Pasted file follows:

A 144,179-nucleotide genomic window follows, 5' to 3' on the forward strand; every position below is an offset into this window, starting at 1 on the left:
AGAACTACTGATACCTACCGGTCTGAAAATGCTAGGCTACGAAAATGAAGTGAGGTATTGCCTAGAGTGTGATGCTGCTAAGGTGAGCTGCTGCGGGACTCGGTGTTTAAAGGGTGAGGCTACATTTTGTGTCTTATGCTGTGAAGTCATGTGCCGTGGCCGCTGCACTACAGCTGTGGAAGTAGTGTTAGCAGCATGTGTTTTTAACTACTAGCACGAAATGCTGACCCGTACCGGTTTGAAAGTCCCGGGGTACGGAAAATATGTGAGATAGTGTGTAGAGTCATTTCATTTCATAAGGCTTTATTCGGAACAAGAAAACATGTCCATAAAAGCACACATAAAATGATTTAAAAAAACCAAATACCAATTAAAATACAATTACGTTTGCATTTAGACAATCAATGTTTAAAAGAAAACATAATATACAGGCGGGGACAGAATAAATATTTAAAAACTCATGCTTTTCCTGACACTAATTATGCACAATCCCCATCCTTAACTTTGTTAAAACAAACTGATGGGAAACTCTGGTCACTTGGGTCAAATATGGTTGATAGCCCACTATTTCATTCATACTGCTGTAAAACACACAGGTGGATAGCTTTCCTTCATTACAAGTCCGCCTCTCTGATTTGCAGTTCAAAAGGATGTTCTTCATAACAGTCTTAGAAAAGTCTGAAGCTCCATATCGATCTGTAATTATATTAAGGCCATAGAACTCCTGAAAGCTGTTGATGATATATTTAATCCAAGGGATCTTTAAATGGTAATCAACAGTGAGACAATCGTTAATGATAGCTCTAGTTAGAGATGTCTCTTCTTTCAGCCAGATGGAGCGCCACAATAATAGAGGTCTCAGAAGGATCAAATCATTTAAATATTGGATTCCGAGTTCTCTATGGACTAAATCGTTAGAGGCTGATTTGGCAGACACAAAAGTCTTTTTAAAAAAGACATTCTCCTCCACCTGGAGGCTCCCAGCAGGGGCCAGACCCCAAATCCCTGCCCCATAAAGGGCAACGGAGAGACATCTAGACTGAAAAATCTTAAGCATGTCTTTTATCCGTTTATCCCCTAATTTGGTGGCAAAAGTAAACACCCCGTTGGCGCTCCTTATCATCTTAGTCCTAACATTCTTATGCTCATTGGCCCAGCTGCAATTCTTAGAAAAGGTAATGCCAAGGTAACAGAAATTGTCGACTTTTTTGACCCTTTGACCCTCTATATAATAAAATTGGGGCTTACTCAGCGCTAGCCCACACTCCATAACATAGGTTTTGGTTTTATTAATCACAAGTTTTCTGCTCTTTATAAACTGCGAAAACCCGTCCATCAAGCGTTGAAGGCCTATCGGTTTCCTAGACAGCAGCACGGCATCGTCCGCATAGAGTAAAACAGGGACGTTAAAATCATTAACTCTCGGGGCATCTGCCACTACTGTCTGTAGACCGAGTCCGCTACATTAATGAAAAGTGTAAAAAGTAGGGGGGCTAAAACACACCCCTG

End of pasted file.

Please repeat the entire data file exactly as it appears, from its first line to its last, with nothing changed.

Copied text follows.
A 144,179-nucleotide genomic window follows, 5' to 3' on the forward strand; every position below is an offset into this window, starting at 1 on the left:
AGAACTACTGATACCTACCGGTCTGAAAATGCTAGGCTACGAAAATGAAGTGAGGTATTGCCTAGAGTGTGATGCTGCTAAGGTGAGCTGCTGCGGGACTCGGTGTTTAAAGGGTGAGGCTACATTTTGTGTCTTATGCTGTGAAGTCATGTGCCGTGGCCGCTGCACTACAGCTGTGGAAGTAGTGTTAGCAGCATGTGTTTTTAACTACTAGCACGAAATGCTGACCCGTACCGGTTTGAAAGTCCCGGGGTACGGAAAATATGTGAGATAGTGTGTAGAGTCATTTCATTTCATAAGGCTTTATTCGGAACAAGAAAACATGTCCATAAAAGCACACATAAAATGATTTAAAAAAACCAAATACCAATTAAAATACAATTACGTTTGCATTTAGACAATCAATGTTTAAAAGAAAACATAATATACAGGCGGGGACAGAATAAATATTTAAAAACTCATGCTTTTCCTGACACTAATTATGCACAATCCCCATCCTTAACTTTGTTAAAACAAACTGATGGGAAACTCTGGTCACTTGGGTCAAATATGGTTGATAGCCCACTATTTCATTCATACTGCTGTAAAACACACAGGTGGATAGCTTTCCTTCATTACAAGTCCGCCTCTCTGATTTGCAGTTCAAAAGGATGTTCTTCATAACAGTCTTAGAAAAGTCTGAAGCTCCATATCGATCTGTAATTATATTAAGGCCATAGAACTCCTGAAAGCTGTTGATGATATATTTAATCCAAGGGATCTTTAAATGGTAATCAACAGTGAGACAATCGTTAATGATAGCTCTAGTTAGAGATGTCTCTTCTTTCAGCCAGATGGAGCGCCACAATAATAGAGGTCTCAGAAGGATCAAATCATTTAAATATTGGATTCCGAGTTCTCTATGGACTAAATCGTTAGAGGCTGATTTGGCAGACACAAAAGTCTTTTTAAAAAAGACATTCTCCTCCACCTGGAGGCTCCCAGCAGGGGCCAGACCCCAAATCCCTGCCCCATAAAGGGCAACGGAGAGACATCTAGACTGAAAAATCTTAAGCATGTCTTTTATCCGTTTATCCCCTAATTTGGTGGCAAAAGTAAACACCCCGTTGGCGCTCCTTATCATCTTAGTCCTAACATTCTTATGCTCATTGGCCCAGCTGCAATTCTTAGAAAAGGTAATGCCAAGGTAACAGAAATTGTCGACTTTTTTGACCCTTTGACCCTCTATATAATAAAATTGGGGCTTACTCAGCGCTAGCCCACACTCCATAACATAGGTTTTGGTTTTATTAATCACAAGTTTTCTGCTCTTTATAAACTGCGAAAACCCGTCCATCAAGCGTTGAAGGCCTATCGGTTTCCTAGACAGCAGCACGGCATCGTCCGCATAGAGTAAAACAGGGACGTTAAAATCATTAACTCTCGGGGCATCTGCCACTACTGTCTGTAGACCGAGTCCGCTACATTAATGAAAAGTGTAAAAAGTAGGGGGGCTAAAACACACCCCTG